Tornado warnings are meant to save lives. Why do some people roll their eyes?
As forecasters across the country try to warn the public about perilous weather events, their message sometimes gets blown away by another powerful force: human nature.
Complaints and complacency have been the reactions engendered at times by a mounting number of tornado warnings as a large part of the USA is battered by one twister after another.
Tuesday was the 12th consecutive day that at least eight tornadoes were reported to the National Weather Service, covering the usual Southwest and Midwest hot spots but stretching as far east as New York and New Jersey, which are not used to that kind of onslaught.
A rash of tornadoes cut a path of destruction from eastern Indiana through central Ohio on Monday, leaving thousands without power and doing much of their damage in the towns around Dayton, Ohio.
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As the Cincinnati Enquirer reported, many area residents were more concerned with developments in "The Bachelorette" reality show and lashed out via social media when Dayton TV station Fox 45 cut away to a weather update. Meteorologist Jamie Simpson said on air their reaction was “pathetic."
This is not an isolated incident.
At the same time Tiger Woods made his thrilling charge to victory on the final day of last month’s Masters golf tournament, dangerous storms pounded parts of the Southeast, and the CBS affiliate in Atlanta interrupted the broadcast for a weather update. Meteorologist Ella Dorsey said she received death threats as a result.
“We see this time and time again with male and female forecasters," said Victor Gensini, an assistant professor in the Department of Geographic and Atmospheric Sciences at Northern Illinois University. “When they break into programming, they’re getting chastised for doing that, yet they’re trying to save the lives of people a couple of counties away from them. These warnings are extremely important and help save lives. I’m sure there would have been more fatalities had people not been issuing the warnings."
Gensini emphasized that tornado warnings are different from forecasts and are issued only when the phenomenon has been spotted by a storm chaser or detected by Doppler radar.
The way the system works, the Storm Prediction Center in Norman, Oklahoma, delivers outlooks for severe weather up to eight days in advance. That information is taken in by the 122 National Weather Service offices throughout the country – including Alaska, Hawaii, Puerto Rico and Guam – and forecasters at the individual locations combine it with satellite images and radar readings before determining when and where to issue weather warnings.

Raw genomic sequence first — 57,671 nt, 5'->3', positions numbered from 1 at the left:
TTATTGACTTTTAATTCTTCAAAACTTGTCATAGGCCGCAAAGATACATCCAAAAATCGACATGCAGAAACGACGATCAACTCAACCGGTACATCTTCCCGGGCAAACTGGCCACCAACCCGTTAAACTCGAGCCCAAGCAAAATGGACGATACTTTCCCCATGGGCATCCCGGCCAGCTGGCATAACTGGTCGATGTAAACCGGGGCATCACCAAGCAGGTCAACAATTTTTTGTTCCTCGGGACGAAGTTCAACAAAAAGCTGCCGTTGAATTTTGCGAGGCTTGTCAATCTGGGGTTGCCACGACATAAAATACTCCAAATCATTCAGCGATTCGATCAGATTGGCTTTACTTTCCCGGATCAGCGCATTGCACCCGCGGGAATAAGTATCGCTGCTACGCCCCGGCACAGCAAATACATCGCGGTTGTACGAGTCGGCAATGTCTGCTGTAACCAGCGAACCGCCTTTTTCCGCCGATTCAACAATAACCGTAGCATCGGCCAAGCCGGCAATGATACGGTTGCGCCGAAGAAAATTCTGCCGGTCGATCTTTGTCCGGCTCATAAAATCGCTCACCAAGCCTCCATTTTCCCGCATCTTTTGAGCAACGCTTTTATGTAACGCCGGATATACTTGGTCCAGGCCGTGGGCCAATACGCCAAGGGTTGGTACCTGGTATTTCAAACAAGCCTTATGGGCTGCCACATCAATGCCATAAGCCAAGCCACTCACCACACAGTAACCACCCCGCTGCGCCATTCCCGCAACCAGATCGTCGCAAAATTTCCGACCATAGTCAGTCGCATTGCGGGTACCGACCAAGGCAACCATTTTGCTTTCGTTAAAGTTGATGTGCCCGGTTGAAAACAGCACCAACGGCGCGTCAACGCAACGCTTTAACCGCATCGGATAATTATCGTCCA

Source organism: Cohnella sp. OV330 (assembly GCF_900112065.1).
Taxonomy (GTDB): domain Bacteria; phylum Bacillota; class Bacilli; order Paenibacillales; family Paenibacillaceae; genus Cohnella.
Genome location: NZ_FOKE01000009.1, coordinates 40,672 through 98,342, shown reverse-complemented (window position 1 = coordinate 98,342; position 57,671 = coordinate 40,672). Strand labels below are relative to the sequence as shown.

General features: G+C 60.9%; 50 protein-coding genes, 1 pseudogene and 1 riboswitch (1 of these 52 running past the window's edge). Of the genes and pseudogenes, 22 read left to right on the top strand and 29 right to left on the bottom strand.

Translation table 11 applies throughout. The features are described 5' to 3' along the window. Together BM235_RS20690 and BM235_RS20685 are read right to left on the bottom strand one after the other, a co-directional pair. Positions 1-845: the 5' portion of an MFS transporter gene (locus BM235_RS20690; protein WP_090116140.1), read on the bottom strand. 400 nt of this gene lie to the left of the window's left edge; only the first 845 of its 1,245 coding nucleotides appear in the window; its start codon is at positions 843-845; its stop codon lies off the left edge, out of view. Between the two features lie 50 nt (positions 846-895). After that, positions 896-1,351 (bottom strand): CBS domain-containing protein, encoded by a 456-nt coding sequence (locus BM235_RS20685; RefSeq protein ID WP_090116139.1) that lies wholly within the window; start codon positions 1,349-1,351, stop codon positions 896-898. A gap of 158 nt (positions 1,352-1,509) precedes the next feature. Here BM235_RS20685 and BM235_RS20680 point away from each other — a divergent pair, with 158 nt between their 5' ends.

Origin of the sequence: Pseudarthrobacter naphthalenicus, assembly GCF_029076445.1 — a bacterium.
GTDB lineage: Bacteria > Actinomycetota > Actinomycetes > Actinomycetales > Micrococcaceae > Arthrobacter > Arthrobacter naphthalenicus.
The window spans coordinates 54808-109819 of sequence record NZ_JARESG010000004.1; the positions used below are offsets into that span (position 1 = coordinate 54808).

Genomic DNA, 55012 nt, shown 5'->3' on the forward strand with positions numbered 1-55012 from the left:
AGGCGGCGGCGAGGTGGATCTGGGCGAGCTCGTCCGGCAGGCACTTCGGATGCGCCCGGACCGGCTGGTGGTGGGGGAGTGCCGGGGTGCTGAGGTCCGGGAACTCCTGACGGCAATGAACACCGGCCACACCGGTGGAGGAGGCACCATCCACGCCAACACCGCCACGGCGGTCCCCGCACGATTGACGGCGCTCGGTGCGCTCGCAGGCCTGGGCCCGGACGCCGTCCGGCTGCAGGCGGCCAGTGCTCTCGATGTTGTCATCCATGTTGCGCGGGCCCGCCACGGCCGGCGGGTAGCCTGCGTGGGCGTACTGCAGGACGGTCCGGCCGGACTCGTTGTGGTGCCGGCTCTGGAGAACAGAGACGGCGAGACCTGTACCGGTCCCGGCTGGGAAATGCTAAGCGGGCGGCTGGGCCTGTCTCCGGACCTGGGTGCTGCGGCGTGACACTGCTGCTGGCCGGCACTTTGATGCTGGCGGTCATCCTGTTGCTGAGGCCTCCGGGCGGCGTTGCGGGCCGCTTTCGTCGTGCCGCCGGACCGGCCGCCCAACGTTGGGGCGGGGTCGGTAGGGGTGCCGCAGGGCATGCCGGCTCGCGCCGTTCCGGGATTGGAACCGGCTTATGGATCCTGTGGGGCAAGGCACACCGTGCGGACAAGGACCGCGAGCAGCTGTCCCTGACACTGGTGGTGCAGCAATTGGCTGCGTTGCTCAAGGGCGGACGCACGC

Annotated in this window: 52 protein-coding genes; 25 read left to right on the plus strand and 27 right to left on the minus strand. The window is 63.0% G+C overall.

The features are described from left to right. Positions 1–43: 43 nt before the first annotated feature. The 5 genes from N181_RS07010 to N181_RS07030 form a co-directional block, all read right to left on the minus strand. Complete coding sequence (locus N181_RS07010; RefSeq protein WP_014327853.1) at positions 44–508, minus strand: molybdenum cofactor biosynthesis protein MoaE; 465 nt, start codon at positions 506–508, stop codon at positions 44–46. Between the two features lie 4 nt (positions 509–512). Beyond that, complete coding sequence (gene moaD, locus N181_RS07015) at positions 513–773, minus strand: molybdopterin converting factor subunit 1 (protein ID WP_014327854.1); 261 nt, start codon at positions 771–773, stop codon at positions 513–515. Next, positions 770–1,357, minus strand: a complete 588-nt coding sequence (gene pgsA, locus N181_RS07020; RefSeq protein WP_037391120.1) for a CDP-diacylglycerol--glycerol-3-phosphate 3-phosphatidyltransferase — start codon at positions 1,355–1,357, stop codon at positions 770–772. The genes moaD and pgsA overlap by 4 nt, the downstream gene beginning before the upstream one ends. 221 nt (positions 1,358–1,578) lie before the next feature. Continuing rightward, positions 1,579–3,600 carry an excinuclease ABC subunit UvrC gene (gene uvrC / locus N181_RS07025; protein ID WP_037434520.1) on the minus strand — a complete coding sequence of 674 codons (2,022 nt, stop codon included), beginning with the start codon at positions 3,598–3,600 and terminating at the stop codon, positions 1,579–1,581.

Those alerts are distributed to broadcast meteorologists and the public, which may receive them via their cellphones. That’s not the case for the majority.
“Even in the modern era of cellphones, most people still receive their weather warnings through broadcast media, especially local broadcasters," said Kim Klockow-McClain, research scientist with the University of Oklahoma's Cooperative Institute for Mesoscale Meteorological Studies. “But the disadvantage of broadcast media is that it is widespread over a large area of distribution, so you can have a part of it that’s affected and a large part of it that’s not directly impacted."
That further complicates the tricky decision of whether to send out warnings.
The weather service's main goal is to provide residents enough lead time to react to a major event, and on average, it gets word out about 13 minutes before a tornado hits the ground. However, not all twisters are the same, and some can be much harder to identify than others.
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Inevitably, the NWS has to balance the importance of alerting the public with the possibility it might issue some false alarms, which could lead people to tune out. The validity of that notion, known as “warning fatigue," has been debated by social scientists, but it’s enough of a concern that the NWS has made concerted efforts to avoid false alarms, cutting down on them by 31% from 2011 to 2014.
On the other hand, waiting until there’s absolute confirmation of a tornado would probably result in warning residents who are at risk too late, if at all.
“If I were in the National Weather Service running an office, my goal would be, ‘Hey, I don’t want to miss any of these things, because any tornado is an important tornado,’ " Gensini said. “So what if we have a few false alarms and people get upset? They need to realize this is part of the science. I’d rather have a perfect probability of detecting them in that scenario."
More tornadoes have been detected in the past month – about 500 eyewitness reports, according to the Storm Prediction Center – than in almost any stretch in May in the past 20 years.
The folks in the Northeast, unaccustomed to the drill of running to the storm shelter upon learning of an approaching twister, may be shell-shocked at the sight of funnel clouds.
Klockow-McClain said signs indicate people in areas not prone to tornadoes are less likely to respond to warnings.
“In the social sciences, we call this different disaster subcultures. There are places where people have differently adapted to the kind of hazards they face," she said. “Research is showing that people in areas where these things happen less are a little bit less likely to receive the information and act upon it."
This article originally appeared on USA TODAY: Tornado warnings are meant to save lives. Why do some people roll their eyes?